Thursday 5 March 2020 7:45pm
This year, five of the 15 of the University and affiliated Colleges have new leadership. In part one of this series, the Otago Bulletin Board speaks to the new Heads of College of Abbey, Carrington and Cumberland Colleges. In part two readers will be introduced to the new leaders of Salmond and Studholme Colleges.
Yulia Taylor – Head of Abbey College
Abbey College holds a special place in new college Head Yulia Taylor’s heart. It’s not a surprise as it was where she proposed to her husband Josh as a resident in 2016.
Dr Taylor took up the post at the end of 2019 and understands first-hand the challenges faced by postgraduate students, particularly those who are international students.
She started her academic journey in Russia, completing her first PhD in Economics and Management of the National Economy, but soon decided she wanted to have an international experience and after finding her supervisors at Otago she travelled to Dunedin and began her second PhD on International Business and International Human Resource Management.
“We agreed on the topic and I thought that the topic was super exciting for me. Something that I really wanted, something I was passionate about,” she says.
"Basically, I’m just passionate about working with students. That’s why I’ve been at university for almost 20 years: being a student, being a teacher, a co-ordinator, a supervisor, a tutor, a lecturer, and now I’m very excited to become the Head of Abbey College."
Her thesis One Size Does Not Fit all: Longitudinal Research Into Immigrant Professionals’ Perceived Lived Experience of Cross-Cultural Adjustment was conferred last year.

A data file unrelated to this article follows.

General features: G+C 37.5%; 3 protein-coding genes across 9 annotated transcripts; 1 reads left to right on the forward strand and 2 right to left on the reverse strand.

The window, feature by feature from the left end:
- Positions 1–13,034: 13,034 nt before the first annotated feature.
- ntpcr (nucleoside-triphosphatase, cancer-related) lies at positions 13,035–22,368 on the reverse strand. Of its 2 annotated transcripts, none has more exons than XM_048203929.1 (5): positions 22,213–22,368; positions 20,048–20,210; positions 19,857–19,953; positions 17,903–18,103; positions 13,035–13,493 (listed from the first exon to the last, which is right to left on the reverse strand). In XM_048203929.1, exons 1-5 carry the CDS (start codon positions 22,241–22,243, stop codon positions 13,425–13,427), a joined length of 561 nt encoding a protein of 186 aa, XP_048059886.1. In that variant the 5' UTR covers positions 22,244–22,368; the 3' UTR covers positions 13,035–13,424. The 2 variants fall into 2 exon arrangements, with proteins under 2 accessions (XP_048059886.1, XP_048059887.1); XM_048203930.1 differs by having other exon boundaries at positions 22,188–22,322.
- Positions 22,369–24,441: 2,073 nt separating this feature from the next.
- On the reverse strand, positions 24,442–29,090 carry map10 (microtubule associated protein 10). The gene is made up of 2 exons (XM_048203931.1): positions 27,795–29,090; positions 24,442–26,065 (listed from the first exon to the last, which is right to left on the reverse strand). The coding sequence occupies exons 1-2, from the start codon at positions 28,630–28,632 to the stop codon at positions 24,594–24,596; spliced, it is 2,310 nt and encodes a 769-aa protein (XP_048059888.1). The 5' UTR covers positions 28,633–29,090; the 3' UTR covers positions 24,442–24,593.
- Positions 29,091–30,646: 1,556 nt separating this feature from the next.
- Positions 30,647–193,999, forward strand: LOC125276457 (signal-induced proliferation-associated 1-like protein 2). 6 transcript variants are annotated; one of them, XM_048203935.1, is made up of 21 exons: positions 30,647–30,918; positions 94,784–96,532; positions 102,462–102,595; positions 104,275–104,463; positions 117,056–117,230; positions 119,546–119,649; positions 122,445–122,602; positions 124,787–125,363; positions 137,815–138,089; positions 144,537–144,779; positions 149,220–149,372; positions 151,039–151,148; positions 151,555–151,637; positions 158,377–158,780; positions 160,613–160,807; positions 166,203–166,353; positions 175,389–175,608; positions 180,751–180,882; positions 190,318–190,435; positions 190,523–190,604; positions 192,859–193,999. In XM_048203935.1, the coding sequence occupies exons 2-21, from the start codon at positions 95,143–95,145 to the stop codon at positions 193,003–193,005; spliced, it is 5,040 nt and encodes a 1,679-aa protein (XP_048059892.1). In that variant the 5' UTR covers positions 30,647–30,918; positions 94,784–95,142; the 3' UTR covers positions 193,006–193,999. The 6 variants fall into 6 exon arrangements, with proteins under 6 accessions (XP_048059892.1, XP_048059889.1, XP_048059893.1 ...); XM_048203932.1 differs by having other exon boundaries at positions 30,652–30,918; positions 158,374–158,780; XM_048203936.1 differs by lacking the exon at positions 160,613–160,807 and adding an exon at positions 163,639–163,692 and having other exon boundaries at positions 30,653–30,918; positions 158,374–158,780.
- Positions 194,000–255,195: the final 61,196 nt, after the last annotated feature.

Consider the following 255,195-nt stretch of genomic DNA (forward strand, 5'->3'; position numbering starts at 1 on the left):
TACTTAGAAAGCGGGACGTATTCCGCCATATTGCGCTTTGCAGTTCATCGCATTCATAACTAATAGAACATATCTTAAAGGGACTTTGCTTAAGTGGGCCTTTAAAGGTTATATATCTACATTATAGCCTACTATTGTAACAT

After completing her PhD, she continued researching and teaching in the Department of Management, in the Otago Business School.
Taking on the role of Head of College at Abbey seemed only natural.
“It was my home for three years and I really love this place.”
Dr Taylor believes the similar academic experiences she has had to the residents of the College will be beneficial in her role. Current Master of St Margaret’s College Dr Charles Tustin was the Head of College at Abbey when Dr Taylor was a resident.
“It’s really great to have an extra academic person around you to give you a little push because I think it helped me a lot.”
She also knows the pressures of studying as an international postgraduate and with a PhD focussed on the cultural adjustment of immigrants, it seems to be a perfect fit, she says.
“Basically, I’m just passionate about working with students. That’s why I’ve been at university for almost 20 years: being a student, being a teacher, a co-ordinator, a supervisor, a tutor, a lecturer, and now I’m very excited to become the Head of Abbey College.”
Ali Norton – Carrington College
Ali Norton brings a wealth of international experience to her new role as Head of Carrington College.
Ms Norton, a native of Canada, comes to Carrington with 13 years’ experience in student residential life and support at five universities in Canada, the United States and Australia, in roles ranging from Residence Director, to Health and Wellbeing Coordinator to Senior Residential Supervisor (Senior Warden).